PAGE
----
It’s difficult to succinctly describe how hard the travel industry has been hit by the COVID-19 pandemic. Tourism is a sufficiently-powerful force that it’s the biggest source of revenue for many areas, and even some countries, and the lockdown measures implemented to flatten the curve of the virus spreading have ground it to a halt.
Not only do hotels currently have desperately few tourists to covet their rooms, but they also don’t have many professionals on business trips — and even the people living nearby who want to change up their living conditions most likely can’t afford to be spending money on hotel stays at the moment. So what are hotel chains to do in this situation?
Well, there’s no way to stop the pandemic-induced downturn, but they can look ahead to the future. At some point (however we get there), the spread of the virus will be sufficiently under control that the hotel industry can get back to work. Here’s how chains that are patiently waiting for that point to arrive can make the most of it when it does:
Have their websites fully optimised
When people finally feel comfortable staying at hotels once again, they won’t simply show up at front desks asking for rooms, nor will they call them. They’ll visit their websites, expecting them to be updated, easy-to-use, and informative. Keep in mind that the complicated web of hotel booking — the web of comparison sites and package services that book on behalf of customers — won’t be in perfect health by that time: no hotel will be able to get away with a weak website.
Since they’re currently seeing little interest, hotels should take this opportunity to completely overhaul their websites. Any given hotel can upload a “Website in progress” page, then take as long as it needs to smooth things over. Here are some things that warrant a lot of attention:
- Hotel images. Having hotel images that are high-quality and consistent is extremely important for perception. With areas empty at the moment, new shots can be taken in ideal conditions — or old photos that are still decent can be redeemed through some basic editing and/or resizing (easy to do online). All luxury brands should understand the immense importance of perception: average photos suggest an average hotel.
- Promotional copy. A lot of thought needs to go into the textual content of a hotel website. It needs to be steadily promotional without going overboard (seeming too eager never helps), and brief without cutting off too early. Redraft the different sections and approach them from the perspective of a visitor. Do they inspire trust and excitement?
- Booking functions. Any high-end hotel that still has a clumsy manual booking system needs to address that as a matter of great urgency. Booking needs to be slick, making it abundantly simple what rooms, nights and configurations are available. Customers looking for great experiences won’t put up with mediocre booking systems.
- Mobile design. There may well be hotel sites out there that have never fully pivoted to mobile design because they’re been in steady operation for so long without seeing the right time to change. This is the right time. Any website that doesn’t look great on mobile devices needs to be radically redesigned or replaced entirely.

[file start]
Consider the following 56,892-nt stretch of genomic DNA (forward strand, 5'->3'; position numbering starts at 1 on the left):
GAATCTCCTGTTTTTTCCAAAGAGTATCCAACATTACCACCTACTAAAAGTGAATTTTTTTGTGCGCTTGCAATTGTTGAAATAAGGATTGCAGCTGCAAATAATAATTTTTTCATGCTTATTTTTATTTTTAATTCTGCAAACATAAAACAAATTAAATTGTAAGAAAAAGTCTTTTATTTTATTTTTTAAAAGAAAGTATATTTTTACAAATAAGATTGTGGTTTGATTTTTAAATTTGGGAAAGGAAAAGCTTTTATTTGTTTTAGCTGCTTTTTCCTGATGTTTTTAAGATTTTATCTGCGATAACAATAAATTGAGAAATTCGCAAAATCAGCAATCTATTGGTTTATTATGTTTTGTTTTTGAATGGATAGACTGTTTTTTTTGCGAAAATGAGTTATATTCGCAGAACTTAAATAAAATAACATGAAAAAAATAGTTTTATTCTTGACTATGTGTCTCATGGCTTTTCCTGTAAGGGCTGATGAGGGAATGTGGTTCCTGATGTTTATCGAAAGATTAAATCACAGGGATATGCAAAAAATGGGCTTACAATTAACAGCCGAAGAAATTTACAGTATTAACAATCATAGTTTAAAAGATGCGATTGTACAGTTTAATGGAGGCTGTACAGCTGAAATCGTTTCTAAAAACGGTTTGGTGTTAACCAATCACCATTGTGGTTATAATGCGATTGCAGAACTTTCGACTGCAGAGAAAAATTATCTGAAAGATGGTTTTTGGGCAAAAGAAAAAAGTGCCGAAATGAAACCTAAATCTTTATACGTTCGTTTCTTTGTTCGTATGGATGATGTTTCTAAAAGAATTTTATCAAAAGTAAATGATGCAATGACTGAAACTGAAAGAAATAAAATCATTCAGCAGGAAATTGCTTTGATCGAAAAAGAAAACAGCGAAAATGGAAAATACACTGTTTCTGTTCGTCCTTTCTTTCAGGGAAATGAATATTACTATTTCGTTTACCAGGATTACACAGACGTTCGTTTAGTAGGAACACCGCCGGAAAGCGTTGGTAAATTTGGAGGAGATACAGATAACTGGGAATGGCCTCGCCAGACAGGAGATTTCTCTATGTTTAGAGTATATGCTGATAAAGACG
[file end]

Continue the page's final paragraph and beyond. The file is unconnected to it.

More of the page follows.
Implement smart safety procedures
How are hotels going to work after the industry starts to wake up from its slumber? It isn’t realistic to simply pretend that COVID-19 doesn’t exist: that genie is out of the bottle and it’s hard to envision a scenario in which it disappears entirely. There’s a very decent chance that it will remain a problem in perpetuity, albeit on a much smaller scale.
To address this, resurgent hotels will need to be extremely safe: disinfecting anything that warrants it, keeping guests spaced out, testing staff (assuming fast-acting tests will be in widespread distribution by that point), and following best practices in general. If they don’t do this and make it clear to possible guests that they’re following the rules, they’re unlikely to get much interest — people might feel safe enough, but they won’t want to take unnecessary risks.
Promotionally target their local markets
We just don’t know what’s going to happen to the air travel industry after the worst of the pandemic has subsided, but it’s difficult to see things reverting to type. Long-haul flights in particular will be tricky because airlines will be essentially required to space people out, leaving many seats empty, and that will ultimately need them to raise their prices.
Despite their nature, luxury hotels will still be affected by this. Those with generous budgets (or private planes) will be fine, yes, but it’s hardly the case that all guests at luxury hotels are wealthy. Someone with an average income might save their money so they can splurge on a spectacular trip — but with flight costs soaring, that’s going to be a much harder sell.
Due to this, the sensible move will be to promote locally to begin with. If a luxury hotel can turn itself into a local hotspot for anything from corporate retreats to much-needed family holidays, it can tap into available wealth without needing to worry overly about spiraling flight costs — and if air travel somehow starts to recover, they can broaden their horizons when it’s healthy again.
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